Winnipeg conference showcases Nunavut designers, businesses
“Over the three-day span, artists posted over $35,000 worth of sales”
Coral Harbour designer Adina Tarralik Duffy had a feeling that her onesie jumper covered in pictures of Klik—a canned process ham familiar to many Nunavummiut—would be a success.
The “premium pork onesie” recently premiered at the Northern Perspectives Conference’s opening night fashion show Feb. 1 in Winnipeg, Man.
But still, Duffy, who designs clothes and jewelry through her company, Ugly Fish, felt nervous.
“Unleashing a Klik onesie on the world is not without a little anxiety,” she told Nunatsiaq News Feb. 6 from her home on Southampton Island.
But the onesie turned out to be a big hit, as did Duffy’s other designs that feature everyday items from her childhood—like her Pilot Biscuit leggings.
“It’s always surprising to see who takes to a design. And it’s a great feeling when people want what you create. You can never tell who’s going to want a ridiculous onesie.”
The conference, put on by the Nunavut Arts and Craft Association, the Baffin Chamber of Commerce and the Kivalliq Chamber of Commerce, ran from Feb. 1 to Feb. 3 at the Winnipeg Art Gallery.
And the event gave featured artists and businesses from both the Baffin and Kivalliq regions a chance to connect with and expand their market, Duffy said.
“I thought, well, this is stupendous! They get it. When you find your audience or your market, it’s exciting and fun and gratifying,” she said.
It’s this kind of opportunity for Nunavut businesses, especially in the cultural sector, that organizers of the event hoped for, Justin Ford told Nunatsiaq News Feb. 7.
“Over the three-day span, artists posted over $35,000 worth of sales. And we’re expecting that to increase because of other orders and connections artists made with organizations and companies during the event,” said Ford, the interim executive director of NACA.
The arts organization put on the opening-night fashion show, which included nearly 30 models who walked a 700-foot walkway through WAG galleries sporting clothes and jewelry designed by six Nunavut artists.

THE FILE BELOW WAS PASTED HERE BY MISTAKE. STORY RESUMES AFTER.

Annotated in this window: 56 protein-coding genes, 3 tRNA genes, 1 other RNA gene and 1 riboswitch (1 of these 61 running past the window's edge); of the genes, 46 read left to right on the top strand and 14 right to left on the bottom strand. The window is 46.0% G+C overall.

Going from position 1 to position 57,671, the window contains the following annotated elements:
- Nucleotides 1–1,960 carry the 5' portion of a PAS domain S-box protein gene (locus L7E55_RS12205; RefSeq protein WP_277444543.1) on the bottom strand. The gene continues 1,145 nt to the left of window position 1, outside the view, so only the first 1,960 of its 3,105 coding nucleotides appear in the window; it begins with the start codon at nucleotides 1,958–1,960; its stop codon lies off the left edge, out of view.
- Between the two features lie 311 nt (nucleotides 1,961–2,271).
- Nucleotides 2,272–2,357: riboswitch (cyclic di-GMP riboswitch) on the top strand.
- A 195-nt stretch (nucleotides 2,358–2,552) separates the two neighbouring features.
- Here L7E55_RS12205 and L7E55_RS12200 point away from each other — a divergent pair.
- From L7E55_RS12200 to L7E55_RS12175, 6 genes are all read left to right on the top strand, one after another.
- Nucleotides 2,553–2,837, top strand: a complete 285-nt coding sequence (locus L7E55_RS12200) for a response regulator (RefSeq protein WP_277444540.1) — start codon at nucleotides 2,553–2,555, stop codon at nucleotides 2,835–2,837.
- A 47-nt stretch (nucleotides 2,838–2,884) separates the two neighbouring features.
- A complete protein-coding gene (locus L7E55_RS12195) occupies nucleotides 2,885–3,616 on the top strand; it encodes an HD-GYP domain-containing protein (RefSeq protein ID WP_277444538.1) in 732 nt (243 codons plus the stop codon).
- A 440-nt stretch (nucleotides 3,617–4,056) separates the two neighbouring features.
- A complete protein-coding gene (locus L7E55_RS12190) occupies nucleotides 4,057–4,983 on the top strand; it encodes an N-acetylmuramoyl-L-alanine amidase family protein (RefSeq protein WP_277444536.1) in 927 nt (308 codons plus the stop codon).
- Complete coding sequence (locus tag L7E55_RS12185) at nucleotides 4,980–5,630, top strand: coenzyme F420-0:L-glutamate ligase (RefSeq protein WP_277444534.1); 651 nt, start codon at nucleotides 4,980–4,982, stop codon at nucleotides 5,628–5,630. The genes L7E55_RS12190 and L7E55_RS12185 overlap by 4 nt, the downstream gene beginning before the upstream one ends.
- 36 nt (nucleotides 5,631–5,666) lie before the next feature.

“A lot of people really enjoyed the fact that they were watching modern Inuit fashion designs going through these galleries that had old traditional pieces of Inuit artwork and sculptures, with Inuit and non-Inuit fine art,” Ford said.
In addition to the fashion show, a number of Nunavut musicians also performed at the three-day event while wearing modern Inuit designs.
And that gave the audience an opportunity to make an even deeper connection with what Nunavut artists have to offer, said Ford.
“If you see a throat singing performance where the singers are wearing a beautiful contemporary Inuit parka, for example, that brings more meaning to the performance and the parka.”
But the conference was also about developing business relationships between the Baffin and Kivalliq regions and between Nunavut and Manitoba, said Chris West, the executive director of the BRCC.
“There’s already millions and millions of dollars in business between the Kivalliq and Manitoba. So we were looking for ways to expand on that, and to extend that into the Baffin region,” West said.
In the final tally, West said the event was even better attended than anticipated: About 125 delegates and 30 tradeshow booth operators participated with 150 people attending the opening meet and greet.
Keynote speakers included Nunavut government ministers Monica Ell-Kanayuk and George Kuksuk, as well as Manitoba MLA Wab Kinew.
Some artists, speakers and sponsors from the Kivalliq region couldn’t make the event because of bad weather and out of respect for the recent tragedy that claimed the lives of three men.
The trade show paid tribute to those victims by auctioning off a couple of airline tickets donated by Calm Air and sending the proceeds to the families of the victims, said West.
“It was pretty special because the tickets sold for $3,000, and then there were three or four other organizations who came up afterwards and donated $500 each.”
The Northern Perspectives Conference will be held again in 2019—in alternating years with the Northern Lights Tradeshow in Ottawa, to be held next in 2018.